Located in the middle reaches of the Changhua River in Hainan Province, the Daguang Hydropower Project, opened in 1994, provides integrated services such as power generation, irrigation, and water supply to millions of residents in the surrounding area.
Inspection personnel remote controls a 1.5-meter unmanned surface vehicle (USV) carrying a compact multibeam echosounder system to inspect deep pits in front of a dam in Hainan Province, China.
Affected by years of operational activities of the reservoir, as well as subsidence and damage caused by natural geological changes, many deep pits have appeared in the bedrock in front of the dam.
The National Energy Administration commissioned OceanAlpha, a leading unmanned surface vessels solution provider, to conduct 3D underwater topographic mapping to these deep pits using USV in order to acquire backup data for the geological and engineering safety management of the hydropower station.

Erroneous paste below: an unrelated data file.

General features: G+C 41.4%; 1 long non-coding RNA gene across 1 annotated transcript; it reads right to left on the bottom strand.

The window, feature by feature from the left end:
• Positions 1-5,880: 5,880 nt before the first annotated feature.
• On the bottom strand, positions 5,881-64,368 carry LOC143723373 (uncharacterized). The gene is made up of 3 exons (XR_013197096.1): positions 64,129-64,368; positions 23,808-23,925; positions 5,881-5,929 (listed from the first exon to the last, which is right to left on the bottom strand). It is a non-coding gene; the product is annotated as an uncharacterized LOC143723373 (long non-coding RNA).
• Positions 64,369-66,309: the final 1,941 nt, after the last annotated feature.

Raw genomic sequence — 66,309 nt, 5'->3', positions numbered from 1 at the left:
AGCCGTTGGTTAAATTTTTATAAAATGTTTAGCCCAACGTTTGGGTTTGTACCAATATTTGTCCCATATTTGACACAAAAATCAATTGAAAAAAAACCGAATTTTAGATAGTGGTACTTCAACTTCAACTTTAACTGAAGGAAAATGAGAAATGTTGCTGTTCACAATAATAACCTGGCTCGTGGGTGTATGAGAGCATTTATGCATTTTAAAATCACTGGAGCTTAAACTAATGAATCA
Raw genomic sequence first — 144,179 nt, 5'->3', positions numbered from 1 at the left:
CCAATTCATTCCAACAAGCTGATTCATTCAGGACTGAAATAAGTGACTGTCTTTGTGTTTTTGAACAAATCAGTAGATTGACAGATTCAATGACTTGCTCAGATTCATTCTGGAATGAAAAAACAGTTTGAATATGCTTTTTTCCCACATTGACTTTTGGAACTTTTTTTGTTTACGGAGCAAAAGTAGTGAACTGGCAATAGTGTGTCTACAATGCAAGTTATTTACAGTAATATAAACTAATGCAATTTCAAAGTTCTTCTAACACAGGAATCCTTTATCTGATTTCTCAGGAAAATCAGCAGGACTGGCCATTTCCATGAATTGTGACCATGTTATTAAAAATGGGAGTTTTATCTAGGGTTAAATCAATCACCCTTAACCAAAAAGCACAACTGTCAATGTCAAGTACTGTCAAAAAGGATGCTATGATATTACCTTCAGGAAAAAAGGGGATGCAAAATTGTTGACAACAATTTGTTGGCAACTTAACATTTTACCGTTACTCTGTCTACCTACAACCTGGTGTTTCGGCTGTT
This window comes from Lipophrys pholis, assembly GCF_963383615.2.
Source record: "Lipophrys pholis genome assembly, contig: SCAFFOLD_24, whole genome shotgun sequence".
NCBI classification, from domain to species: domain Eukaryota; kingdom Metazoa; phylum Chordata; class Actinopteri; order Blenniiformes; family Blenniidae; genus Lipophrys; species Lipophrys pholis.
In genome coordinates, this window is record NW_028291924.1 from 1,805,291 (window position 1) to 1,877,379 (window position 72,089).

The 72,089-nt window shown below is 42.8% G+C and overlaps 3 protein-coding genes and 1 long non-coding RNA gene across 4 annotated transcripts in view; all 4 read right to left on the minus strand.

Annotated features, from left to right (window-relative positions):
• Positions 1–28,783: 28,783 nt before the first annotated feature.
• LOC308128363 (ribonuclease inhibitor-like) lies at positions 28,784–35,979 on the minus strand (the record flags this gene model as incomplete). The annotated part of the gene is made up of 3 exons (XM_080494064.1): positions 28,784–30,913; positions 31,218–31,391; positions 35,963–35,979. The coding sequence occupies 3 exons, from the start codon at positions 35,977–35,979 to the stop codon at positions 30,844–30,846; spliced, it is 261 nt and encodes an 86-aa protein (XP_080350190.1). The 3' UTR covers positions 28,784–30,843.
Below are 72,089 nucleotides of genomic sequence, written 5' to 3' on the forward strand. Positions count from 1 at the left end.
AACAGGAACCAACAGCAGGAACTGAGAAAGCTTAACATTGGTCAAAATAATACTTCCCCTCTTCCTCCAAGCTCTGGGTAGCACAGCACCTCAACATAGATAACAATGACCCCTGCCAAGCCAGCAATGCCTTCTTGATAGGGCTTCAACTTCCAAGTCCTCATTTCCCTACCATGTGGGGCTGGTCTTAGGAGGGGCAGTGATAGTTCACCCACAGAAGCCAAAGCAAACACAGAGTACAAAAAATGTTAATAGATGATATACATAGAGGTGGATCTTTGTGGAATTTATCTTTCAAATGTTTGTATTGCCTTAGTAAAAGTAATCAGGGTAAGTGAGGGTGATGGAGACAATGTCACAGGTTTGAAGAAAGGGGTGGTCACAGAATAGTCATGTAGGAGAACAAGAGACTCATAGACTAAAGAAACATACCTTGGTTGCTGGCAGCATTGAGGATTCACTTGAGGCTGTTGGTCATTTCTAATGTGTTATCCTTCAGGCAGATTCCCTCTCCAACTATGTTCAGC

Figure 1. SL40 unmanned surface vessel with a small MBES
Unlike the typical seabed or riverbed mapping, the uneven bedrock and narrow pit water surface pose new challenges for equipment transportation and survey route planning. As severely corroded bedrock prevents cars from entering, the equipment can only be transported manually. In such a scenario, a regular MBES system based on a manned boat is definitely not a wise call due to its excessive weight and complicated installation.
Figure 2. Severely corroded bedrock in front of the dam
The Oceanalpha technical team decided to use the SL40 unmanned surface vessel with a small MBES, the hydro-tech YH400P, to address the challenge.
“This solution is compact and easy to install & test, which can significantly reduce the operating cost of mapping while ensuring personnel safety. We only have to send two staff to get all jobs done”, said Mike Zhenjiang, Director of Engineering Services of OceanAlpha.
Due to the narrow water surface area and the dramatically curved shoreline, technicians manually controlled the USV to sail back and forth to collect underwater topographic data. The smooth operation and satisfactory data quality prove that the superior maneuverability of the SL40 can guarantee its outstanding performance even in cramped and high-risk water environments.
Figure 3. Technicians controlled the USV manually to acquire data
In half a day, the SL40 completed data acquisition from a pit that’s 26 meters deep. The data is of good quality, clearly showing the underwater situation of the complex pit, and providing high-precision data support for the following maintenance of the dam project.